timberline lodge could have been a glass skyscraper

Calling the plan a "profit-making eyesore," a Forest Service manager nixed 1920s plan for a modern steel-and-glass structure with an aerial tramway. You can read about it right here.


pixieland: an edgy, vanished amusement park

Built in the late 1960s as a "fairy-tale history of Oregon," the amusement park lasted just a few years before slipping into receivership. Today, all that's left of this odd and uniquely Oregonian story is a dilapidated guardshack.

Offbeat Oregon History: Album cover art

Space-age whalers help grow fur coats, put a man on the moon

Few people know a small whaling venture was launched in Astoria in 1961 — seeking whale oil for the space program and whale meat to feed to hungry minks.

The harpoon gun used in Astoria's commercial whaling operation
The harpoon gun from the whaling ship Tom and Al, a converted trawler
that operated out of Astoria from 1961 to 1963 hunting whales to feed to
mink, is on display at the Lighthouse Museum in Hammond. (Image:
Sheryl Todd, www.astoriaoregondailyphoto.blogspot.com) [More and
larger images]

Few people think of Astoria, Oregon, as a whaling city. The sinking of the whaling ship Maine on the Columbia River Bar in 1848 nipped plans for a fleet in the bud (here's that story), and that was the end of Astoria's whaling industry.

Except ...

Except for one small whaling venture launched there in 1961, that is.

Here's how that went down:

The space-age whalers

Local processing company Bio Products put the deal together. An enormous 90-mm harpoon gun, purchased from a Norwegian whaling operation, was mounted on a large fishing vessel called the Tom & Al, owned by brothers Frank and Eben Parker, and it was sent out to sea to chase sperm whales. The big creatures were then brought back to Astoria and butchered out.

The 1961 venture was more than a bit bizarre, looked at from a modern perspective. It was a coming-together of the need of Oregon mink growers for large volumes of cheap protein, and the need of the National Aeronautics and Space Administration for large volumes of whale oil.

Whale oil — for rocket ships?

According to Frank's son, Frank Parker Jr., a big part of the reason the Parkers were hunting whales was the space program. Whale oil is an unusual substance; it can withstand extreme hot and cold conditions without breaking down or gelling up. So as NASA ramped up its space-program efforts, it was buying whale oil —and paying plenty for it.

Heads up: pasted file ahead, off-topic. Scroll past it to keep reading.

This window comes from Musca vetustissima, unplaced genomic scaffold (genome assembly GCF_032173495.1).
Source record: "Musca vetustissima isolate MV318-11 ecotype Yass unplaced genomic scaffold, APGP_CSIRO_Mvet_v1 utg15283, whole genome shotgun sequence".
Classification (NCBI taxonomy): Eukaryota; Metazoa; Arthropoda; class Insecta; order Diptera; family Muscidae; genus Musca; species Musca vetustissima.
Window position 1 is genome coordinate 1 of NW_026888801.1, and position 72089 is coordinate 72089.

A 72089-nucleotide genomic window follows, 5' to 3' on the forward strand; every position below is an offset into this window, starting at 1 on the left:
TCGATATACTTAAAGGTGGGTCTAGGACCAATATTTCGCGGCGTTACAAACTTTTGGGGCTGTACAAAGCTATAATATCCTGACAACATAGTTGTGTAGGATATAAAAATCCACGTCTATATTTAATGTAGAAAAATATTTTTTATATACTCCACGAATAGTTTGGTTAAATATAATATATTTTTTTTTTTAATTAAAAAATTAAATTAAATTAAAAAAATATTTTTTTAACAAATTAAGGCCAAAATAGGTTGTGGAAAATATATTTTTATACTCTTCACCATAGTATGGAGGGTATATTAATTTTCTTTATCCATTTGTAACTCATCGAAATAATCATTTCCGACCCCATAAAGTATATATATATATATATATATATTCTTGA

By 1963, though, new synthetic oils had been developed that got the job done, and the prices for whale oil plummeted. Whaling, even with modern implements, was a tough way to make a living even with NASA buying the oil. With that profitable customer out of the market, Bio Products cut the prices it was paying the Parkers. It started to not make as much sense to run the boat.

Then, apparently really feeling the pinch, Bio Products asked the Parkers to buy the harpoon gun.

"There was not enough profit for us to do so," Frank Jr. recalled. "They replaced the 90mm with a 60 mm and it turned out to not be effective. I remember being out with them on a trip and the harpoon bounced off the whale."

Bad P.R.? Not in 1961

The fishing schooner that would later be renamed the Tom and Al, and would carry the harpoon gun for Astoria's early-1960s foray into commercial whaling.
A view of the King and Winge, the sister ship to the one that would
become Astoria's first and only whaling vessel, the Tom and Al. This
photo was taken in around 1916; the boat was one of the earliest to have
gasoline auxiliary power . The Tom and Al was 99 feet long. (Photo:
U.S. Coast and Geodetic Survey) [Larger image: 1200 x 766 px]

You might think the discontinuation also had something to do with public relations. From a modern perspective, the whole idea is just breathtakingly unlovely: killing an animal as big and charismatic as a whale to feed to something as nasty as a mink — with the ultimate goal of killing the mink and turning it into a fur coat for some super-rich person in Manhattan? Surely that plan was a stinker even 50 years ago, right?

Not so much, Frank Jr. says. Not in 1961.

"There was really no  negative feedback back then about hunting and killing whales," he said. "There was still a small shore-based operation near San Francisco. A flenser (whale butcher) was hired from there. It was definitely a different time and different attitude. Local schools brought bus loads of kids during the fall of '62 to view the operation. The University of Oregon and Oregon State sent researchers out with the boat and took samples at the shore site."

Today, of course, Astoria and other Oregon seaports do a brisk business taking folks out onto the ocean to see the whales run. The idea of taking a shot at one seems utterly ridiculous. But for anyone who wants to see how they did it back in the era of commercial whale hunting, the harpoon cannon is on display (it looks to be the 60-mm model, not the 90) — along with a couple of the harpoons it fired, with the exploding heads deactivated of course — in the town of Hammond, just seaward from Astoria and Warrenton.

It's hard to imagine what it must have been like to be a whale getting shot with one of those things.

(Sources: Personal recollections of Frank Parker Jr.; Webb, Robert Lloyd. On the Northwest: Commercial Whaling in the Pacific Northwest. Vancouver: UBC Press, 1988; Marshall, Don. Oregon Shipwrecks. Portland: Binford, 1984; The Daily Astorian, May 11 and 24, 2011; Todd, Sheryl, “Astoria Daily Photo” blog, www.astoriaoregondailyphoto.blogspot.com)